What Is a Growth Mindset?

A Growth Mindset

You’ve probably heard this popular buzzword or seen it on a social media post. So what is it? Without going into too much detail, a Growth Mindset is an approach, a perspective, and it can be developed over time! This now-popular term was first brought to light in 2006 by Carol Dweck, a Professor of Psychology at Stanford University and the author of Mindset: The New Psychology of Success.  

Here’s how Carol explains the difference between a fixed vs. the Growth Mindset:

In a fixed mindset students believe their basic abilities, their intelligence, their talents, are just fixed traits. They have a certain amount and that's that, and then their goal becomes to look smart all the time and never look dumb. In a growth mindset students understand that their talents and abilities can be developed through effort, good teaching and persistence. They don't necessarily think everyone's the same or anyone can be Einstein, but they believe everyone can get smarter if they work at it.

This blog post is not meant to teach Growth Mindset skills, but I will briefly discuss some research confirmed, remarkable benefits, and what a Growth Mindset is not.

Benefits first!

  • Feeling more comfortable taking personal risks and striving for more stretching goals
  • Higher levels of personal motivation
  • Enhanced brain development across wider ranges of tasks
  • Lower levels of stress, anxiety, and depression
  • Improved work/school relationships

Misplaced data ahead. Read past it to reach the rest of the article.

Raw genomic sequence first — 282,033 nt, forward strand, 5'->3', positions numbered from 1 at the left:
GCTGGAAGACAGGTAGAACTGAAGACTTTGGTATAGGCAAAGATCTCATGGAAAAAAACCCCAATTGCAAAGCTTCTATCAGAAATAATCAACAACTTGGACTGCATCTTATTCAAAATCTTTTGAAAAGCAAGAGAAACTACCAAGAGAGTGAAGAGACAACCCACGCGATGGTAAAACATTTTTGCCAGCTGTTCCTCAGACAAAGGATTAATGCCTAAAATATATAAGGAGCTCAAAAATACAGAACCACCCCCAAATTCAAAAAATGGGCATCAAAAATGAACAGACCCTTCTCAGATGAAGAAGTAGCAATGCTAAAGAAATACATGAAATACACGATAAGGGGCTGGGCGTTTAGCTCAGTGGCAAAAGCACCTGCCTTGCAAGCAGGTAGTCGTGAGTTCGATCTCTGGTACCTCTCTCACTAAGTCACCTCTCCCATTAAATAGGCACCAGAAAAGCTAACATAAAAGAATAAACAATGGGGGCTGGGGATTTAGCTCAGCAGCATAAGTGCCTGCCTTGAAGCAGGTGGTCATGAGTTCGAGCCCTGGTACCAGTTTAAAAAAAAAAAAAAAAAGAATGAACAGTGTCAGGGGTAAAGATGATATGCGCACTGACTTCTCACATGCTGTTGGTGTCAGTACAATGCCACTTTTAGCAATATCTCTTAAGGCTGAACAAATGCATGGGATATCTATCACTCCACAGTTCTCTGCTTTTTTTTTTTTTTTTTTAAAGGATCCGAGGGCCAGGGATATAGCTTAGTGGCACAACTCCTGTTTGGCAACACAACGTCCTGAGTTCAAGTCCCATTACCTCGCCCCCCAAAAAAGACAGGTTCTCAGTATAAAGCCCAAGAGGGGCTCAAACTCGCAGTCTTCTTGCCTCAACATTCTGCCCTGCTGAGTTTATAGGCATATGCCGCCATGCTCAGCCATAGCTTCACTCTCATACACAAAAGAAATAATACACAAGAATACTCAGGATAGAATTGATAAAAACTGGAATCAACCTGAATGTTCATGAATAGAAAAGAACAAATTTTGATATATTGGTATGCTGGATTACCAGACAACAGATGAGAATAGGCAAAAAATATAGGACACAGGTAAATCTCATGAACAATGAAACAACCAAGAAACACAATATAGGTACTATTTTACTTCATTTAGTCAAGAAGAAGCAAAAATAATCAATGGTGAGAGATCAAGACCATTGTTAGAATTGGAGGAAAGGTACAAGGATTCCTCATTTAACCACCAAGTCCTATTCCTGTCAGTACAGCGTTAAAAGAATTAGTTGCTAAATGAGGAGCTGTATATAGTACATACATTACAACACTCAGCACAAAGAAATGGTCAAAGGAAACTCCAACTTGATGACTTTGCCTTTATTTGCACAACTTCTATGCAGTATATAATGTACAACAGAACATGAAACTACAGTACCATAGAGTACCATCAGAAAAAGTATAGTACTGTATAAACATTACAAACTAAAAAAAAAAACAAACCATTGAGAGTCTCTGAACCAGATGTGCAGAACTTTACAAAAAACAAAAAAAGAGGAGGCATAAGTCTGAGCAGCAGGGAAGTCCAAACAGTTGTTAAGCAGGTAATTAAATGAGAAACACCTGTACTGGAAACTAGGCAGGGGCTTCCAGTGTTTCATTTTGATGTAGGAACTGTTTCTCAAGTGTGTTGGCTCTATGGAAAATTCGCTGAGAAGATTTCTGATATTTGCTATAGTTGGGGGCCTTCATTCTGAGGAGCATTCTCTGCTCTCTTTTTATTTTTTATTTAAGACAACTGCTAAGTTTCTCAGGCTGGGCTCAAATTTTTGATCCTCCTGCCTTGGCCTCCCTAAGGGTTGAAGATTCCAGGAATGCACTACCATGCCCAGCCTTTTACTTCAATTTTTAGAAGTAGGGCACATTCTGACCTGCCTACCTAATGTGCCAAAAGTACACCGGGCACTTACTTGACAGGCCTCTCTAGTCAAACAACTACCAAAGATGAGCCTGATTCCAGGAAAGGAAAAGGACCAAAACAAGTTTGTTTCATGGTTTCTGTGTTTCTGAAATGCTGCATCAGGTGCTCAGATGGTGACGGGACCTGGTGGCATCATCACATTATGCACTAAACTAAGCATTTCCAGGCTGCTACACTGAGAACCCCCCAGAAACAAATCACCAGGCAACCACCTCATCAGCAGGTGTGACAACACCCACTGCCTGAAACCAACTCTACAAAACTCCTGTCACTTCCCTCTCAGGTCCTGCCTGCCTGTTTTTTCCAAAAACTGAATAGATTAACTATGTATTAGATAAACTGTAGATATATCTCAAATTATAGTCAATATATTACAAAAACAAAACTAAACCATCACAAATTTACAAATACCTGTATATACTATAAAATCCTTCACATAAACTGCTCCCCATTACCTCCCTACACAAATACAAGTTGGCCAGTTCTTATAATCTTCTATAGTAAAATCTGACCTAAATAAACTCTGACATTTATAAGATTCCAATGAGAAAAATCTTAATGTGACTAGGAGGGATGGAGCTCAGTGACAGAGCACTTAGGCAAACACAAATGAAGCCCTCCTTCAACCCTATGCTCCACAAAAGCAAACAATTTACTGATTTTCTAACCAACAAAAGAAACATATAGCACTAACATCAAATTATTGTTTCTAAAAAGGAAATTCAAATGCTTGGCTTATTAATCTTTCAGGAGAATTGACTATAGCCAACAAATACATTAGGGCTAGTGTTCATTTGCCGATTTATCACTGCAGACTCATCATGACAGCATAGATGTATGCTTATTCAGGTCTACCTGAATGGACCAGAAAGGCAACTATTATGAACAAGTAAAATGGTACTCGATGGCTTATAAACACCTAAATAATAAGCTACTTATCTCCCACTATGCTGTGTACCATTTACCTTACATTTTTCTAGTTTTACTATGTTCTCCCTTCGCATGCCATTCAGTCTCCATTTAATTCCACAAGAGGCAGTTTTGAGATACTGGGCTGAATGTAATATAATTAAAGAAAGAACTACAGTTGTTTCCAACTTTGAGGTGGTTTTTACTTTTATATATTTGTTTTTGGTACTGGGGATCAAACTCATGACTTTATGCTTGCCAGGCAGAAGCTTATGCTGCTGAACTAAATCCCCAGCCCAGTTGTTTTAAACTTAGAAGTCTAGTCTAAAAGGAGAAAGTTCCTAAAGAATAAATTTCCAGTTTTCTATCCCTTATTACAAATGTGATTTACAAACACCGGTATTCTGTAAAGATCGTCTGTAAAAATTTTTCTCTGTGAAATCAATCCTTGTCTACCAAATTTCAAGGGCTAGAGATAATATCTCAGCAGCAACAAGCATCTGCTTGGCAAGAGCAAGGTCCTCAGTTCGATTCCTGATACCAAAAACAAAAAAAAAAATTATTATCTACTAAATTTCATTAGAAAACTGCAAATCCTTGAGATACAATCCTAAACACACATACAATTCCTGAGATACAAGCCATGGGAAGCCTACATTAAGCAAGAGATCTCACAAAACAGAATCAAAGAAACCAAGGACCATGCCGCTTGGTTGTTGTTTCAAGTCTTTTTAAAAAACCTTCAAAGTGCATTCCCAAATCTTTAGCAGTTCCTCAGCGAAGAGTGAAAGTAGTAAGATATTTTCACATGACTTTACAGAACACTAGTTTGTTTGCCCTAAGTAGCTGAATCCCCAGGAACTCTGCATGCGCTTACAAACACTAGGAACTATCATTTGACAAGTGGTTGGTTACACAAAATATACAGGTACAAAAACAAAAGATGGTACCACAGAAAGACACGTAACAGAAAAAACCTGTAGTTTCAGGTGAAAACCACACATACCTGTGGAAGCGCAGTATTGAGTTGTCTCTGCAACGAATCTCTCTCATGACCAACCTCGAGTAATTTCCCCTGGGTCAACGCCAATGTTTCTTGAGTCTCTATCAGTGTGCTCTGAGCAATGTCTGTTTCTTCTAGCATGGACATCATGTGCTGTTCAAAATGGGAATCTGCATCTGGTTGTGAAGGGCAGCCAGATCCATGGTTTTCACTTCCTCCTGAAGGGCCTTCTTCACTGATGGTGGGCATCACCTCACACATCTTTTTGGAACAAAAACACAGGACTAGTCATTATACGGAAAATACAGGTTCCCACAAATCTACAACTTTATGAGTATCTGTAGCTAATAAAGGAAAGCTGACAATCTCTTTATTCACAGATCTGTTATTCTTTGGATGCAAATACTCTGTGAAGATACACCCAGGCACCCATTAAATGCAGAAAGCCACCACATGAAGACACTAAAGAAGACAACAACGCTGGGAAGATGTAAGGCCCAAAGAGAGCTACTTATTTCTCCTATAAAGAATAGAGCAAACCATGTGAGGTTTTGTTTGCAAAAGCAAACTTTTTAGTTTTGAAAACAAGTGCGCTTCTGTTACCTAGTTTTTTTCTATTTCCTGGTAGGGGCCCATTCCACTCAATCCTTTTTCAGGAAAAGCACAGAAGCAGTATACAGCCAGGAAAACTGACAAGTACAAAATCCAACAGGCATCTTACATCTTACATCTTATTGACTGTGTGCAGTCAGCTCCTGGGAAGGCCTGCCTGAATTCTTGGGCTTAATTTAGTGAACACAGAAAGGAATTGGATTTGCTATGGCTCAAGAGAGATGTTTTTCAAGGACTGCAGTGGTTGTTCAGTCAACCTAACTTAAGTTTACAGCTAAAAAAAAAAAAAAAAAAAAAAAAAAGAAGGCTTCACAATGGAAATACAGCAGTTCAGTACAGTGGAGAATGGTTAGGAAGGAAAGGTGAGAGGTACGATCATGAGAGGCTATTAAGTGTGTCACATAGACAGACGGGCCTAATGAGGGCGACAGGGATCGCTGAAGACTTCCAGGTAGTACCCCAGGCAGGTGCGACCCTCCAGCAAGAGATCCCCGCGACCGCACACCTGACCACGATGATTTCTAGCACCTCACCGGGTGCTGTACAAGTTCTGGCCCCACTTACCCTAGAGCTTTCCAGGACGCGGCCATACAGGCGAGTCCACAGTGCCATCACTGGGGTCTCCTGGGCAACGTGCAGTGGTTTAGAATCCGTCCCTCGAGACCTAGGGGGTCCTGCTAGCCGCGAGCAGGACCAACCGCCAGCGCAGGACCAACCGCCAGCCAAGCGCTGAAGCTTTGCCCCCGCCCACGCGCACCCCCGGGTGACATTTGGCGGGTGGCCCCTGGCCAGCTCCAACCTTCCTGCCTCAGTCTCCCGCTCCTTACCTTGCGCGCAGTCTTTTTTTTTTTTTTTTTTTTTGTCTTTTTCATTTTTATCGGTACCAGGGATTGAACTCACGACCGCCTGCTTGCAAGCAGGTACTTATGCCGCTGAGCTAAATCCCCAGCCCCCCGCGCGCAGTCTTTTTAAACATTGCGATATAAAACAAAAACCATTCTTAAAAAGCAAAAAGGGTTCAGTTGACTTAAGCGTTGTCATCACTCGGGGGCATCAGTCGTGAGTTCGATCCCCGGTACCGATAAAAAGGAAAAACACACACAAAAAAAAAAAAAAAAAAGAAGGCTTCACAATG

• Higher levels of performance

Really? how? Well here’s where it gets a bit technical but I’ll make it quick: essentially the brain has the capacity to grow and strengthen its self by the way we think! 

What a Growth Mindset is not! Often, a growth mindset is confused with…

  • Having a positive outlook or being open-minded.   
  • Lip service; the best affirmation in the world won’t replace the implementation of risk-taking, collaboration, or commitment to developing, learning, and real growth.  
  • Another misconception is that a Growth mindset is achieved by praising effort alone. The effort is not the aim, learning is.  

If you a familiar with the Growth Mindset theory, you might notice that it’s becoming more mainstream with teachers & taught to younger children. However, don’t leave out the adults! The tenacity and grit required for a growth mindset doesn’t come naturally- it’s not easy and can be frustrating for adults who have operated in a Fixed Mindset for most of their years. Often in my experience, the only way I know to change the type of person that you believe that you are — to build a better identity for yourself — is to do so with small, repeated actions. That’s the advice, with individualized detail of course, that I give my coaching clients. A Growth Mindset is an ongoing pursuit, has to be nurtured, and requires care. It is not something that can be encouraged and then abandoned. It’s about how we see ourselves, how we can improve, & employ different strategies to improve and learn. 


Until Next time!